The topic of Authorisation is introduced from a historical perspective, culminating in a rather downbeat assessment of Common Criteria certification and the EAL rating system. The subject matter properly covers Access Control Matrices/Lists, the main Multilevel Security Models, and specific topics including Compartmented Security and Covert Channels. Professor Stamp manages to treat all these subjects in a way that is concise without being superficial; the same is true of the discussion of firewalls and (both signature- and anomaly-based) IDS, which follows. That said, the experienced engineer, for whom firewall or IDS management is an all too familiar part of the daily routine, might not learn very much that’s new (apart, perhaps, from the theoretical underpinnings of anomaly-based IDS).

The Protocols theme follows on very naturally with a description of simple authentication protocols, including the use of symmetric and public keys, and an interesting discussion of the (mis)use of TCP for authentication. This largely theoretical treatment is followed up by an analysis of a range of real-world protocols, focusing on SSL, IPSec (specifically, the two IKE phases), Kerberos, WEP and GSM. The difference between IPSec transport and tunnel modes is particularly well explained.

The final main theme of the book is software. In the business world, the security threats arising from this source are often ‘treated’ by either blind faith in the use of COTS products, occasionally supported by a robust patching policy, or (in the case of bespoke software development) by placing the problem on the ‘too difficult’ pile. It is therefore helpful to have an explanation of the ways in which vulnerabilities can arise – either by accident or design. Professor Stamp introduces the topic with a discussion of common software flaws and several real-world examples of malware. Following this is a chapter covering software reverse engineering and the often opaque subject of Digital Rights Management, concluding with an interesting analysis of the security risks inherent in the software development process (including the relative merits of open and closed source software). The final chapter is devoted to the security functions of operating systems, with a look at Trusted Computing and the Next Generation Secure Computing Base (NGSCB).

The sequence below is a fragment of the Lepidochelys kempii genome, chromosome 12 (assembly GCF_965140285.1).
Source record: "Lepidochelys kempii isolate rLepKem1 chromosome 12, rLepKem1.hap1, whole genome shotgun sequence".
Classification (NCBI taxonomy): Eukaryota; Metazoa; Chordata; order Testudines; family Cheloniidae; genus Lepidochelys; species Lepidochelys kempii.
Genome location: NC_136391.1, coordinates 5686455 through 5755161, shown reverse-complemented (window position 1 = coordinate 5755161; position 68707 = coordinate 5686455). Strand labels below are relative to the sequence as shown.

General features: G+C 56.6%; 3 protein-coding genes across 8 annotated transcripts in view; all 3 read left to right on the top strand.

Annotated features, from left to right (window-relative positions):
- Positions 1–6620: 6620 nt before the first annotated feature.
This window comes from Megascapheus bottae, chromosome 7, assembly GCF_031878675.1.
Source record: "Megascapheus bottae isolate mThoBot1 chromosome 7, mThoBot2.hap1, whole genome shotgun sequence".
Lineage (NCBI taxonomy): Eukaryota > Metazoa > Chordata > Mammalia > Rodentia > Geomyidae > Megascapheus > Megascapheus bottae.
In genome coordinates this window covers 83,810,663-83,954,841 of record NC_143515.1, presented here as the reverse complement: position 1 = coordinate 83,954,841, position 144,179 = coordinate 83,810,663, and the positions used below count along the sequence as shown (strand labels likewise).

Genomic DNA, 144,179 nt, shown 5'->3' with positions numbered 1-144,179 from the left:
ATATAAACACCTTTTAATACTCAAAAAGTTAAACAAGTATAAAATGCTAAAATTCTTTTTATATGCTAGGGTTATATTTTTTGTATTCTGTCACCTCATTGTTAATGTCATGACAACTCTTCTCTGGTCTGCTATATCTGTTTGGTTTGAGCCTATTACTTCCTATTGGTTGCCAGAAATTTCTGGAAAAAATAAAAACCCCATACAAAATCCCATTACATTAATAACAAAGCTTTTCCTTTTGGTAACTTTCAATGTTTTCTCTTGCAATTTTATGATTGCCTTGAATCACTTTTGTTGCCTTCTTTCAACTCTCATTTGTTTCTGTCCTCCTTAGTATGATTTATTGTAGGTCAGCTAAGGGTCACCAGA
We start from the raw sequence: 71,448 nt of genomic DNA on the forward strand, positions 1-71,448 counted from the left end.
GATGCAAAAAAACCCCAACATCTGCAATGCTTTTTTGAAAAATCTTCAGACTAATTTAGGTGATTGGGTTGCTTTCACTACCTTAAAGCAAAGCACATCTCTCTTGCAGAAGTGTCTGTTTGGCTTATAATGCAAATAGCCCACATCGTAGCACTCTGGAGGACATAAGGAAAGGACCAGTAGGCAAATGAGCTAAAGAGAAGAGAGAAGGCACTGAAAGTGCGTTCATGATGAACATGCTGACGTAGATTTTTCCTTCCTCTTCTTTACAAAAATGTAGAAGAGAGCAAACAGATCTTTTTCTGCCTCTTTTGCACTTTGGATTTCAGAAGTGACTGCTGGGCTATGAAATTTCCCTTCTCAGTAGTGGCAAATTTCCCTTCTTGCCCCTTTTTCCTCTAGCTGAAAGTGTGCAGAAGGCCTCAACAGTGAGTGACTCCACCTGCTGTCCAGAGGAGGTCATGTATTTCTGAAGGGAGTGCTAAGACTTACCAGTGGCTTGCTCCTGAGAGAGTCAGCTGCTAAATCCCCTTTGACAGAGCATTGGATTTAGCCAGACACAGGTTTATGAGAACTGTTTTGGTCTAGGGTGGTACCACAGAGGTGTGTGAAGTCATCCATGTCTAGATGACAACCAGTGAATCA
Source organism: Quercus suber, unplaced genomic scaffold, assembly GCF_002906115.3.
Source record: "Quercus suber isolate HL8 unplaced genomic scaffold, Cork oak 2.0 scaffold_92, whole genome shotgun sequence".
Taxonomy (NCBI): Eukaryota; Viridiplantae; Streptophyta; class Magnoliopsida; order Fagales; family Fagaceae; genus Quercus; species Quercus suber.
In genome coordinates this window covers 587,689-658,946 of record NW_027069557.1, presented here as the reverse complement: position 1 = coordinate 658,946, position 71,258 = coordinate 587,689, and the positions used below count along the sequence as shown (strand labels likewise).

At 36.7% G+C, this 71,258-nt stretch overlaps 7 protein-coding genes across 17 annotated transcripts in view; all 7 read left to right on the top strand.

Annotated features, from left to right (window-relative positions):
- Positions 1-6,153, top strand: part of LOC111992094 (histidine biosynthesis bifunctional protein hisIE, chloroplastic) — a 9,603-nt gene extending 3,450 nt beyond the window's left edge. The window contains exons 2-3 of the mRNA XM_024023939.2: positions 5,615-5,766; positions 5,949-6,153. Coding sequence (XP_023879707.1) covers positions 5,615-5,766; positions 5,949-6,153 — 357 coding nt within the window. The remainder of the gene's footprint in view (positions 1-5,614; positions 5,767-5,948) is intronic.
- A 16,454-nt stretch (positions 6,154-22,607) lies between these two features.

If you are intent on reading this book from cover to cover then, at almost 600 pages, it might appear a bit daunting. However, taking into account the index, bibliography and sets of problems, the main content (including appendices) is a more manageable 400 pages or so. It is perhaps unfortunate that Professor Stamp chose to deal with cryptography first because this is by far the most technical part of the book, with mathematical functions liberally sprinkled throughout the more discursive material. The author has done his best to make the mathematics accessible to the non-specialist, but non-academic readers might still find it off-putting. Anyone who really needs a thorough understanding of this topic would certainly benefit from working through the material in some detail and, for further reinforcement, could also try their hand at some of the associated problems.

The good news is that each of the main themes covered by the book is more or less freestanding and this, coupled with the fact that the chapters are very well structured, means that it’s relatively easy to dip in and out in order to research a specific subject. The extensive bibliography provides plenty of pointers to more in-depth coverage of pretty well every topic.

Finally, be warned (unless you really believe the Internet was invented by Al Gore!) that the author includes frequent ‘humorous’ footnotes throughout the book.

This book covers four main themes: cryptography; access control; protocols and software: whilst primarily a university textbook, it contains much that is of value to the working IT professional. Current security issues in each area are well described, in an approachable style, although parts of the text do demand some mathematical skills.

Marks: 4 out of 5